CULTURE & ARTS
10/28/2014 09:00 am ET Updated Oct 28, 2014

11 Land-Based Artworks That Are In Danger Of Going Extinct

Andy Warhol tipped his hat to the wonders of natural design when he quipped, "Land really is the best art." From James Turrell to Christo and Jeanne-Claude to Maya Lin, artists have long incorporated bodies of water and earth into their sculptural imaginings, creating acres-wide installations that honor both aesthetic and the environment.

But unlike a painting or statue or piece of photography, that can be auctioned off into private hands or toured from museum to museum, earthworks are beholden to the land. Weather constantly works against land-based creations, and public art budgets are forced to keep up with not only the effects of time, but the unpredictable elements.

That's where the Cultural Landscape Foundation comes in. The organization's Landslide program, established in 2003, raises awareness for the various site-specific works of art that are in need of support. Choosing from a pool of around 100 submissions, Landslide 2014 specifically honors sites across the United States endangered by development, neglect, vandalism, industrial operations, and natural wear. Of the 100, the initiative is honoring 11 projects by publicizing their histories and informing the public on what it can do to help ensure the future existence of these works.

Behold, 11 land-based artworks that are in danger of going extinct.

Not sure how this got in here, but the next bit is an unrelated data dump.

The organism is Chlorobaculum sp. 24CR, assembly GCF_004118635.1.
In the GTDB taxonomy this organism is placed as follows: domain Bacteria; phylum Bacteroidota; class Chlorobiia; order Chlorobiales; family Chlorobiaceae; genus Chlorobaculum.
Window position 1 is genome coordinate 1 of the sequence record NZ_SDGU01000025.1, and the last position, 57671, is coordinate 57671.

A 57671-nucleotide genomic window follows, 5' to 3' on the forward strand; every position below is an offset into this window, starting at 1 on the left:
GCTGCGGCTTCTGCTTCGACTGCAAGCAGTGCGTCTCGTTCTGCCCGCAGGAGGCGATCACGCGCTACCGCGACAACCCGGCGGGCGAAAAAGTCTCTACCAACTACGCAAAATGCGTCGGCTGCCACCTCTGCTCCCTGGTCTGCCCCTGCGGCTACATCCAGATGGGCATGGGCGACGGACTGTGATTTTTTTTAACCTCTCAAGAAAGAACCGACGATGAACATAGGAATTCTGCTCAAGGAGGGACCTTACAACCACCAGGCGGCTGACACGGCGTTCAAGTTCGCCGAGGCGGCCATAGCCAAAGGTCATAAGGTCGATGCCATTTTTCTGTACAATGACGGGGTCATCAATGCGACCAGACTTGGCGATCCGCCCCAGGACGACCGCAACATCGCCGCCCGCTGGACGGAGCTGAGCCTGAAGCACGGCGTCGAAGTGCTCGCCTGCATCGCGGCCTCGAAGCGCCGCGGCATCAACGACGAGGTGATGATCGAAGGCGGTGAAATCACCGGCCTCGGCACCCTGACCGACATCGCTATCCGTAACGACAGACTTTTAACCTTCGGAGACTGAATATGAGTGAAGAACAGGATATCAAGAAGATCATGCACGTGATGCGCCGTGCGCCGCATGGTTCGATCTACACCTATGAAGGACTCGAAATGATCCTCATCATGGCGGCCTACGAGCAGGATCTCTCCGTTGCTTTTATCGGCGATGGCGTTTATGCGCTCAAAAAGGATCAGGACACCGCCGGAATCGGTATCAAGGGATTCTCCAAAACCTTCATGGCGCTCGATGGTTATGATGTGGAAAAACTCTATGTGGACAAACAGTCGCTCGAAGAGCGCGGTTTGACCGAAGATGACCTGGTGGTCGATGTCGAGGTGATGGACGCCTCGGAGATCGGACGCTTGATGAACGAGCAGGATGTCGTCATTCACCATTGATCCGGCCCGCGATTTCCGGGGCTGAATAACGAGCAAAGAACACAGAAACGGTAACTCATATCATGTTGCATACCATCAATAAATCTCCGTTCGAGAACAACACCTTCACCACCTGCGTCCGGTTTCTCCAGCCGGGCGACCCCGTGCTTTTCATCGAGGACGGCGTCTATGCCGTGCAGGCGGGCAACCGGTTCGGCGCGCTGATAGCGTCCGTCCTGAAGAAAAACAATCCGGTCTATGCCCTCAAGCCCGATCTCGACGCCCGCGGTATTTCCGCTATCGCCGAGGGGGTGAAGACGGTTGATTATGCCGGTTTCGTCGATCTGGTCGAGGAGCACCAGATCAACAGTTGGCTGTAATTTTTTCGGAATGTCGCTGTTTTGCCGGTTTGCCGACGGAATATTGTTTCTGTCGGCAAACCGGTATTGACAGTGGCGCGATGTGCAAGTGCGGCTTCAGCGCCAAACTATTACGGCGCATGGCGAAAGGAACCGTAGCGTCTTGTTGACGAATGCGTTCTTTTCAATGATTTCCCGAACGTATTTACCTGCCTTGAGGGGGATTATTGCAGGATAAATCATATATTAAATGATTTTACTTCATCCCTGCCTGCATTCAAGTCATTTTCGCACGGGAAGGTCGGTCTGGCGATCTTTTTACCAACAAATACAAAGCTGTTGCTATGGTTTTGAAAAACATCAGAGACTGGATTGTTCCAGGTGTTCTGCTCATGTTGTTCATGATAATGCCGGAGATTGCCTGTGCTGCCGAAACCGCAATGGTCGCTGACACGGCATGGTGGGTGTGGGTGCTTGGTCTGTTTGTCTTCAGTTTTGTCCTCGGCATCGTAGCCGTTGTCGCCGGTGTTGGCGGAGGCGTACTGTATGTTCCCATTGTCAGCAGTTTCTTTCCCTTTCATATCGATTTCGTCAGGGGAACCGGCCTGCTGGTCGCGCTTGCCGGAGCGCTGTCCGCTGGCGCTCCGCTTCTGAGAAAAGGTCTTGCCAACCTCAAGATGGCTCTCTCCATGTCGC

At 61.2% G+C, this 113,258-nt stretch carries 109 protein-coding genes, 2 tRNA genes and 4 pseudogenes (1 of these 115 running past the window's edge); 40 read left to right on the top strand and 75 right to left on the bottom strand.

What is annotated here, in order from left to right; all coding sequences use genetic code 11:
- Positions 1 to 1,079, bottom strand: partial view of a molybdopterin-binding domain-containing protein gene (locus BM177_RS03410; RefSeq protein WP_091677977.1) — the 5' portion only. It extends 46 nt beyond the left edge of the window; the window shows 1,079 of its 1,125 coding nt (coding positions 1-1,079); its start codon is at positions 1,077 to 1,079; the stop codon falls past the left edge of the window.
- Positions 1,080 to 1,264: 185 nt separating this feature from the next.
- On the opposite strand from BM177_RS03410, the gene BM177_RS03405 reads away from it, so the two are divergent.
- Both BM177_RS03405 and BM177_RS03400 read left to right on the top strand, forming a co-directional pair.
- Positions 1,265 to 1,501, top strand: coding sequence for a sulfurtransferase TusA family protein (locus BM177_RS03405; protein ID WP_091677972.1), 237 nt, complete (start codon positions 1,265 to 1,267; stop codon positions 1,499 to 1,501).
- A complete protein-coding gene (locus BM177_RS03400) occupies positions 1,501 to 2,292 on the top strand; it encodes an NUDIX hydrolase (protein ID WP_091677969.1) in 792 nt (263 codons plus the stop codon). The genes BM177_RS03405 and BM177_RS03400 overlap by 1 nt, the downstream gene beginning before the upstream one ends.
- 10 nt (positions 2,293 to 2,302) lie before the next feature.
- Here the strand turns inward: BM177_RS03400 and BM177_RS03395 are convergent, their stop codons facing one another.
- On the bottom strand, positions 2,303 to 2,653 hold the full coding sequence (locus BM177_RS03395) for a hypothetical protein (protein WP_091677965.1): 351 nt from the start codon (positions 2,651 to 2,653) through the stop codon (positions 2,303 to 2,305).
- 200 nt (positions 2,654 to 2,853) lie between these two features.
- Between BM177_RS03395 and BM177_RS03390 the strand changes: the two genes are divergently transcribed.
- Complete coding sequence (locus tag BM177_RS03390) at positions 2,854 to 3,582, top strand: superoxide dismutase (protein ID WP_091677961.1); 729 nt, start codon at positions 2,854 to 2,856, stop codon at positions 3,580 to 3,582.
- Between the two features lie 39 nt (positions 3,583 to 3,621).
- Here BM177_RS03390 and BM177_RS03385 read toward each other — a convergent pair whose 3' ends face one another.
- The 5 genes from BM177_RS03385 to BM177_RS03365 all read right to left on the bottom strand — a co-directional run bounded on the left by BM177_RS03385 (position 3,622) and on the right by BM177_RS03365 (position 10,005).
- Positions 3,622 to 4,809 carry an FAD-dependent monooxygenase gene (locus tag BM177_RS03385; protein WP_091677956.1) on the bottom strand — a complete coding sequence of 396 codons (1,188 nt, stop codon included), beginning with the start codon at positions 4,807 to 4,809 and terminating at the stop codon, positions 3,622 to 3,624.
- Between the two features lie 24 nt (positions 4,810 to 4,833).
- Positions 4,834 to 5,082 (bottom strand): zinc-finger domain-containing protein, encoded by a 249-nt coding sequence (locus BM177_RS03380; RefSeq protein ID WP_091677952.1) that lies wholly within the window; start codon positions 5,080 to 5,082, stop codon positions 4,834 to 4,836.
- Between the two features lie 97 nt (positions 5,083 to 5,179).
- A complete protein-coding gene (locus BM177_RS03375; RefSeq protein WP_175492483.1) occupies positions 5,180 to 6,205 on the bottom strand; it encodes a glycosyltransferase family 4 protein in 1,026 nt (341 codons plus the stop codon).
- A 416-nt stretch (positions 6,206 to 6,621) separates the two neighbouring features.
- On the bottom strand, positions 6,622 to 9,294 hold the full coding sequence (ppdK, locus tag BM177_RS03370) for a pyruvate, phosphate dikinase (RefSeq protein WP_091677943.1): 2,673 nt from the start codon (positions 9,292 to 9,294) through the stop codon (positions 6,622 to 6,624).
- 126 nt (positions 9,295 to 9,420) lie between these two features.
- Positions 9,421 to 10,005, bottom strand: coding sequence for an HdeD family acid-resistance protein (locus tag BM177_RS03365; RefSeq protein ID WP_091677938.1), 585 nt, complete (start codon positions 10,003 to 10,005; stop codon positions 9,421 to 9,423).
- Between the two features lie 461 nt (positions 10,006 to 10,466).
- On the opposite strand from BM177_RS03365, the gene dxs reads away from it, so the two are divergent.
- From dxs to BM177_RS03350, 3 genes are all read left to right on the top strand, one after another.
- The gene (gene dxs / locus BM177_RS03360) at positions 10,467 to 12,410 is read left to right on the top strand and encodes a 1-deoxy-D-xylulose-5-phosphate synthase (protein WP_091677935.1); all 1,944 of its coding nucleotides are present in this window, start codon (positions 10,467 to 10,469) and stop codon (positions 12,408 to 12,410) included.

• Harvey Fite's Opus 40 (Saugerties, NY)
    <strong>WHAT:</strong> Opus 40 is a massive abstract environmental sculpture nestled in the foothills of the Catskills Escarp
    WHAT: Opus 40 is a massive abstract environmental sculpture nestled in the foothills of the Catskills Escarpment. Created between 1939 and 1976, the 12-acre site is located in a former bluestone quarry equipped with ramps, walkways and stairs that spiral in and out of the natural landscape, scattered with sculptural rubble and the pedestal-esque terraces upon which they sit. Fite was inspired by Mayan sculpture he worked to restore in Copan, Honduras. THREAT: Hurricane Irene (2011) and Hurricane Sandy (2012) caused damage to several portions of the site. In particular, water buildup has caused an older, 14-foot high vertical wall to collapse entirely. Expert stonemasons are consulting on restoration, reportedly set to be completed in 2015. (Image: AP Photo/Jim McKnight)
  • Russell Page's 70th Street Garden (New York, NY)
    <strong>WHAT:</strong> Russell Page created a "viewing garden," a partially enclosed outdoor space meant to be looked at thro
    WHAT: Russell Page created a "viewing garden," a partially enclosed outdoor space meant to be looked at through the windows of the museum or from the street, rather than be occupied. Surrounded by three buildings associated with the Frick Museum, it encompasses a rectangular pool of water that acts as an optical illusion, elongating a viewer's sense of space. THREAT: According to TCLF, in June of 2014, the Frick Collection announced plans to demolish the garden to accommodate a six-story, 42,000-square-foot addition designed by Davis Brody Bond Architects and Planners. (Image: Dan Dickinson/Flickr)
  • Simon Rodia's Watts Towers (Los Angeles, CA)
    <strong>WHAT:</strong> Watts Towers consists of 17 steel and mosaic cement stucco sculptures built over a period of 34 years,